When it’s safe, most tractor drivers pull over and let traffic pass. The problem is that Texas law does not currently include farm equipment in the legal definition of vehicles that may drive on the road shoulder. Bills in the Texas Legislature this session could fix that. Everyone is busy and often impatient these days. It can certainly be annoying to be stuck behind a slow-moving vehicle. However, a collision with a tractor could change our perception of busy schedules.
In the midst of an opioid epidemic, the Georgia Legislature has voted to weaken enforcement of one of the investigative tools used against it.On Tuesday the General Assembly voted to take away the ability of the Georgia Composite Medical Board to discipline doctors who fail to register for an opioid prescription tracking database.
Governors helped the U.S. Treasury Department choose nearly 9,000 economically distressed “opportunity zones” where people can get a tax break for investing in certain businesses and properties. But the 2017 federal tax law that created the zones doesn’t allow governors or state lawmakers to steer investors’ money into certain projects. They’re trying to influence the market anyway.This year 17 state legislatures have considered opportunity zone bills, including proposals for additional tax breaks to lure investors or encourage certain projects, such as affordable housing or solar energy development, according to Novogradac & Co. LLP, an accounting and consulting firm that is keeping track.The federal government is expected to announce a second round of proposed opportunity zone regulations any day now, which would give many investors confidence to start striking deals.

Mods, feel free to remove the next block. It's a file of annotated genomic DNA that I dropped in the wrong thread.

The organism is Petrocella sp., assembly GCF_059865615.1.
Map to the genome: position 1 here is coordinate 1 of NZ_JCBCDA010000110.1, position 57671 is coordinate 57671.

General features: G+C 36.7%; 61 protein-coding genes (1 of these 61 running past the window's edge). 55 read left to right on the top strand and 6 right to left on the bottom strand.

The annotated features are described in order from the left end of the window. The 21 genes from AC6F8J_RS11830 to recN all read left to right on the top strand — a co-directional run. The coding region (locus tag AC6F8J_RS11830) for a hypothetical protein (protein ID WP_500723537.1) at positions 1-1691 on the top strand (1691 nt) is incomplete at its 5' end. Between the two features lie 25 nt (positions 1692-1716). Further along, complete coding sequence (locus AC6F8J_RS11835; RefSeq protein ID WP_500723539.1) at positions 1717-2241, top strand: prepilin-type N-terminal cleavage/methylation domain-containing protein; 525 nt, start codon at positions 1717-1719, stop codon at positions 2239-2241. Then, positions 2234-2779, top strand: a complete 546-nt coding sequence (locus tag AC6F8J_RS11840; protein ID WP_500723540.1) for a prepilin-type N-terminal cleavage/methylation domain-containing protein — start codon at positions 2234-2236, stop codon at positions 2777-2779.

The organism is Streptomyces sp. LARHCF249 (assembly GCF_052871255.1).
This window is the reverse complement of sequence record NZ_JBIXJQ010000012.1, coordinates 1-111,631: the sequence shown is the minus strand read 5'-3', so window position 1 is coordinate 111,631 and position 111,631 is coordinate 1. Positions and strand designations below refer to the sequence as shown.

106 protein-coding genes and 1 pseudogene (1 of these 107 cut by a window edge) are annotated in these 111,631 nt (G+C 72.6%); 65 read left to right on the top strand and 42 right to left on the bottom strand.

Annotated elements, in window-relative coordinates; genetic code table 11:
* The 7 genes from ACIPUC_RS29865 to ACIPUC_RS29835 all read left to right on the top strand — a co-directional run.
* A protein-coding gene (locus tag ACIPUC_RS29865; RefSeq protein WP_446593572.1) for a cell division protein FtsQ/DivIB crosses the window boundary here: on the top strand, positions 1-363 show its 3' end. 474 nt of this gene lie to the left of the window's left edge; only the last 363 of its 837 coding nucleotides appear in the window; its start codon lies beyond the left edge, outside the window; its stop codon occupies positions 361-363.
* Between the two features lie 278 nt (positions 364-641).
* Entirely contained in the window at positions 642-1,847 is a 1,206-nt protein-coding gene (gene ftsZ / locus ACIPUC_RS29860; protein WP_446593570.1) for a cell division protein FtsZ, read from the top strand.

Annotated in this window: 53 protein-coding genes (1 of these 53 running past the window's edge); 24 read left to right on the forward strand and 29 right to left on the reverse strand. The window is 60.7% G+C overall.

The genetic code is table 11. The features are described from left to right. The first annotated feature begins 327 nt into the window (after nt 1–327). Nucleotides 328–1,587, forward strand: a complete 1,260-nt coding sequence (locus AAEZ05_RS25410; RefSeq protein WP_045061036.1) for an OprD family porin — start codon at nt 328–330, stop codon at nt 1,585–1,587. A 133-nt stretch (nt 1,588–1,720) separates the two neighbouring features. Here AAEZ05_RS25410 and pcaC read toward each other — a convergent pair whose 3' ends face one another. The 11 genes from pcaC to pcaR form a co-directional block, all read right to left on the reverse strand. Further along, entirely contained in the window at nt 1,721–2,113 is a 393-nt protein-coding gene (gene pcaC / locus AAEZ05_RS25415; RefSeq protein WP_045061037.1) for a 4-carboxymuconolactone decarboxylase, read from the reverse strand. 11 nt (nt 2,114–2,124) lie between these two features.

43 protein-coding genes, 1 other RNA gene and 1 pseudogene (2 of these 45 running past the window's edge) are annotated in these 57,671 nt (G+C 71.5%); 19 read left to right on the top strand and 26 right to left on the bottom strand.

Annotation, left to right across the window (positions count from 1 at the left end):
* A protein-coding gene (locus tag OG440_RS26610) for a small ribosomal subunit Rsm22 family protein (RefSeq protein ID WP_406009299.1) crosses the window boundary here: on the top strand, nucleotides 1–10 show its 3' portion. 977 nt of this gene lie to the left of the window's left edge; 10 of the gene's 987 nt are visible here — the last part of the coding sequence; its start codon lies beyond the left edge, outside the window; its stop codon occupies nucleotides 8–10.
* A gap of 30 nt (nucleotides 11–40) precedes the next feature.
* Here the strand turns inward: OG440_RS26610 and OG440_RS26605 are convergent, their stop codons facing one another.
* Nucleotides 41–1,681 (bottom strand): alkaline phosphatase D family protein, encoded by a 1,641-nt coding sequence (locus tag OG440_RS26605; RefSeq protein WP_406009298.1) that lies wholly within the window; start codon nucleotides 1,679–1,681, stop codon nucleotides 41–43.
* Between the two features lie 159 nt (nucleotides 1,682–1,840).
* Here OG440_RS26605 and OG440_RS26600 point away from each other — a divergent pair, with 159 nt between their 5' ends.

Legislation aimed at reducing crop damage from elk has pitted Oregon agriculture groups against hunting organizations that say the proposals will allow for irresponsible killing. The state House and Senate are considering bills under which the Oregon Department of Fish and Wildlife would issue tags with more flexible rules for killing elk that consume hay, trample fields and damage fences.Proponents of House Bill 3227 and Senate Bill 301 argue that existing tools for managing elk damage have proven to be insufficient as populations of the ungulates have increased.“It’s like someone coming into your living room every month and saying, ‘Give me 25% of your income,’” said Rep. Greg Barreto, R-Cove, chief sponsor of HB 3227.The specifics of each proposal are different but both would call for damage tags to be issued to “persons” rather than “landowners,” which hunting organizations claim will greatly expand the field of people who qualify to kill elk.
Proposals to treat large Oregon dairies as industrial facilities met with an uproar of objections but have quietly died due to a legislative deadline. Dairy farmers crammed a hearing room at the Oregon Capitol in Salem last month to testify against bills that would eliminate “right to farm” protections for large dairies.Losing those protections would leave large dairies vulnerable to lawsuits over nuisance and trespass as well as local ordinances regulating their operations.The Senate Committee on Environment and Natural Resources did not schedule a work session to vote on either proposal by the March 29 deadline, killing Senate Bill 104, which would classify large dairies as industrial, and Senate Bill 104, which would prohibit new construction of large dairies and impose air and water restrictions.